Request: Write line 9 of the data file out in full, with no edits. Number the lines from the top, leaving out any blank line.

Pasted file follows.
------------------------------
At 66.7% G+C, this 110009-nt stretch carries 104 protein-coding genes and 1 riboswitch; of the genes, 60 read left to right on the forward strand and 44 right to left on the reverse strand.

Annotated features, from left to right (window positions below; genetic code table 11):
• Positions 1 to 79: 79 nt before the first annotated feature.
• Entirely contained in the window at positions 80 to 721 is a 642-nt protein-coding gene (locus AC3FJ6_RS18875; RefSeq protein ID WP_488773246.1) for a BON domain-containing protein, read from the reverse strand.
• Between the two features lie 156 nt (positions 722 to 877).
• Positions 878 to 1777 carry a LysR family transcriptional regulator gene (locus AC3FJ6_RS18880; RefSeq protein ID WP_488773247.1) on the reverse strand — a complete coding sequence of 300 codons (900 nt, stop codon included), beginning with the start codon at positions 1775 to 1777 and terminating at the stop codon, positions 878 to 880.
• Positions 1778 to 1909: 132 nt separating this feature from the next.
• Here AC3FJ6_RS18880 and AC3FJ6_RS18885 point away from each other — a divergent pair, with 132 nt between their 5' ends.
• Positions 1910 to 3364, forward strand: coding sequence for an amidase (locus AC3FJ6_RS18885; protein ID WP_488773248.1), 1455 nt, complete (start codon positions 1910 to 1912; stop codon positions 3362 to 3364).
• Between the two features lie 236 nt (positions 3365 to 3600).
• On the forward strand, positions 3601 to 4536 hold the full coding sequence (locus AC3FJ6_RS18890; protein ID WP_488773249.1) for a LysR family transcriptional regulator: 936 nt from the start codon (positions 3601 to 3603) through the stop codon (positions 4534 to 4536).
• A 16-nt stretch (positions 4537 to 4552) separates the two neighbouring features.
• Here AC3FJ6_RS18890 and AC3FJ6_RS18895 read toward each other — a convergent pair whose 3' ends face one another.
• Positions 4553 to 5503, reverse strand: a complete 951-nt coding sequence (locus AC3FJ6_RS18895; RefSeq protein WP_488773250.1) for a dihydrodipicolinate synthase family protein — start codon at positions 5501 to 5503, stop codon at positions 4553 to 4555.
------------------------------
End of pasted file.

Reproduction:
• Positions 1910 to 3364, forward strand: coding sequence for an amidase (locus AC3FJ6_RS18885; protein ID WP_488773248.1), 1455 nt, complete (start codon positions 1910 to 1912; stop codon positions 3362 to 3364).